Local April 29, 2022

North Shore – More than the Banzai Pipeline

To experience the sunny, country vibes of Oʻahu, just go North. Today, when most people think of the North Shore, world-famous surf breaks come to mind, growing to monster-high levels each winter and being tamed by professional surfers from across the globe during prestigious contests. These renowned beaches attract thousands of visitors to Oʻahu. This includes Waimea Bay, home to the Eddie Aikau Big Wave Invitational, after legendary Hawaiian waterman of the same name, and ʻEhukai Beach, also known as Banzai Pipeline, where the Billabong Pipeline Masters is held. In the summertime, the small rocky bay of Shark’s Cove, located in Pūpūkea just before ʻEhukai Beach, is one of the best snorkeling spots. Here you can glimpse tropical fish in a rainbow of colors, eels, honu, or Hawaiian green sea turtles and coral. (It’s advised to only snorkel at Shark’s Cove in the summer months; during the winter, the waves along the North Shore are too big to safely swim and snorkel.)

north shore oahu surf waves

The biggest stopover along the North Shore is Haleʻiwa, a lively surf town home to beach boutiques and local restaurants. Be sure to visit Matsumoto Shave Ice in the Haleʻiwa Store Lots shopping center. This North Shore mainstay opened as a Haleʻiwa general store in 1951. Today, it’s one of the most popular shave ice joints. On a busy day, the store sells more than 1,000 shave ice cones! A visit to the North Shore also wouldn’t be complete without a plate lunch of buttery, garlic shrimp. Giovanni’s Shrimp Truck is one of the original North Shore food trucks. The shrimp scampi is Giovanni’s mainstay menu item. Each plate comes heaped with 12 peel-and-eat shrimp and two scoops of rice.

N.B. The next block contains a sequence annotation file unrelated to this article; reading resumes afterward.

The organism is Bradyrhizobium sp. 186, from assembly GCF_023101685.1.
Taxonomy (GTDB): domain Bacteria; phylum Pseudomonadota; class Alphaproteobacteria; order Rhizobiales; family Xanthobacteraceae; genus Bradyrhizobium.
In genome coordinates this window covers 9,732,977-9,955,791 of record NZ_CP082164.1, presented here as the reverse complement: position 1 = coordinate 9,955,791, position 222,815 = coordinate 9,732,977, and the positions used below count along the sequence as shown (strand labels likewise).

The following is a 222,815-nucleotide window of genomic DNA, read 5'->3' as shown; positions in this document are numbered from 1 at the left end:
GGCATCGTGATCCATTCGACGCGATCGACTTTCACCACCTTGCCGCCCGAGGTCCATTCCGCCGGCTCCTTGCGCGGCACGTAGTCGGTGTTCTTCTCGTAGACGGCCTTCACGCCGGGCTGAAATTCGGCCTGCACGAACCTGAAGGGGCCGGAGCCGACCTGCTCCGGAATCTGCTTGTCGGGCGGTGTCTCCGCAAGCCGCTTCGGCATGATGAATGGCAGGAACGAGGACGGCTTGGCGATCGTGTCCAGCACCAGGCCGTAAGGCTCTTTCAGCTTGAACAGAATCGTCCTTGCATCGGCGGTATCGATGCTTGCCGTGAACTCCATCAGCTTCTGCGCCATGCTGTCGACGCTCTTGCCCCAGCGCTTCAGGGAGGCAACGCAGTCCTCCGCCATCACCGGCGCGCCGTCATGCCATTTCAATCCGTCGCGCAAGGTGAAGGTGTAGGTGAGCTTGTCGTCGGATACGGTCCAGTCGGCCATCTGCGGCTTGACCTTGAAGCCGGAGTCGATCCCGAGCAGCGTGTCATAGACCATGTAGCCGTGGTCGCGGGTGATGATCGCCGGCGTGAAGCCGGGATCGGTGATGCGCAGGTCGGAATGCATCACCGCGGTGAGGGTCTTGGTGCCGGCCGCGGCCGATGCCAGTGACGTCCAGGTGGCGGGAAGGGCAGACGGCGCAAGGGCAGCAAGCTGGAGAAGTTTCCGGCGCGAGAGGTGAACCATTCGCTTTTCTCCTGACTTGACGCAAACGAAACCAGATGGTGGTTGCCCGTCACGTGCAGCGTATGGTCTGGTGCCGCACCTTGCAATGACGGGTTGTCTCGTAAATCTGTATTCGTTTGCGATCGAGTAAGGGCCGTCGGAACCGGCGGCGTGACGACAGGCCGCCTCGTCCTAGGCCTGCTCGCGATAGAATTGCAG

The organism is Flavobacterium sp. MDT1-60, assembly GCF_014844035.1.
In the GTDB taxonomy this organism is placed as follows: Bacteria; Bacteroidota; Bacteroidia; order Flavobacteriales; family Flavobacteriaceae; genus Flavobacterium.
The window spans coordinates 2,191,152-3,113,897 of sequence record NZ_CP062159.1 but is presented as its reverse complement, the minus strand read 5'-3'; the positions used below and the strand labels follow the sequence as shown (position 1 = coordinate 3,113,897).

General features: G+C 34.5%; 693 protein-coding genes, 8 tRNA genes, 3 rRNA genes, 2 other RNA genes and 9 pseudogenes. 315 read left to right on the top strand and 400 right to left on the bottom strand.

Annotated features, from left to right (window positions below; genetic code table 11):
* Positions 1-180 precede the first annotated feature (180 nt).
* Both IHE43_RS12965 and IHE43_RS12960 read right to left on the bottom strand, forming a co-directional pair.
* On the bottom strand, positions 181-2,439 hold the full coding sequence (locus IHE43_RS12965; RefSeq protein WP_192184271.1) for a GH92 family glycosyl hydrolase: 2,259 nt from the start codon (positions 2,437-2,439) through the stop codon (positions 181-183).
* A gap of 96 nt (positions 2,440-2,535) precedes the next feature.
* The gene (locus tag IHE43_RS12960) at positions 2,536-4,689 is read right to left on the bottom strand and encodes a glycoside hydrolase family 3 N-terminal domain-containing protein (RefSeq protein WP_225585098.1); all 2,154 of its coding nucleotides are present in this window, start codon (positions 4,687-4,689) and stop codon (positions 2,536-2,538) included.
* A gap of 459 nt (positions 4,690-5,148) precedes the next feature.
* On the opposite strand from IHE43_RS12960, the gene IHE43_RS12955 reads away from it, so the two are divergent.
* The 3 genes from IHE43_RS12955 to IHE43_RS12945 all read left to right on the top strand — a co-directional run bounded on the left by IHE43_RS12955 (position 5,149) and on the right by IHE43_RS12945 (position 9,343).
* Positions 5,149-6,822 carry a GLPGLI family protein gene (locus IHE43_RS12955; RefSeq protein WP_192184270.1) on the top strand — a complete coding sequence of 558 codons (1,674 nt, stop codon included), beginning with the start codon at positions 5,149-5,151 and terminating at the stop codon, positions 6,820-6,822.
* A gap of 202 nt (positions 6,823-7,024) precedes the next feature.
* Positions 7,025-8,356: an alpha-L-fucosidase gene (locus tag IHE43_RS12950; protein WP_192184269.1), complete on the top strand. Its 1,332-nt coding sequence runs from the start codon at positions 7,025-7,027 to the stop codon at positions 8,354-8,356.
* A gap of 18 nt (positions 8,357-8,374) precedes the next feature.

There’s also the Dole Plantation. Technically it’s in Wahiawā, which is on the way to the North Shore, but it’s one of my family’s favorites. In 1901, James Dole founded the Hawaiian Pineapple Company, later known as the Dole Food Company. It was the largest pineapple company in Islands until it closed in 1991. When I was a kid, we would visit the fruit stands near the plantation, chock full of fresh-from-the-field pineapple. Vendors would chop the pineapple into spears and generously sprinkle them with salt. We’d get so sticky eating the sweet, juicy fruit! Today, you can try refreshing Dole Whip, made with real pineapple, when visiting the plantation.

The North Shore is more than its famous beaches and ʻono, or delicious, food, though. Historians estimate that Hawaiians first settled in the area known today as the North Shore in the 11th century. In particular, Waimea Valley was an especially thriving community, abundant with fishponds and crops of taro, sweet potato and more. Kamapuaʻa, the Hawaiian ruler of Oʻahu dubbed Waimea Valley the “Valley of the Priests” and he and his descendants lived in and cared for the valley for centuries. Today, Waimea Valley is a preserved botanical garden that boasts roughly 2,000 acres. There are more than 5,000 plant species cared for here. Waimea Valley also has taro cultivated in traditional loʻi, or irrigated agricultural terraces and a restored heiau, or place of worship, dedicated to Lono, the Hawaiian god of agriculture, fertility and peace.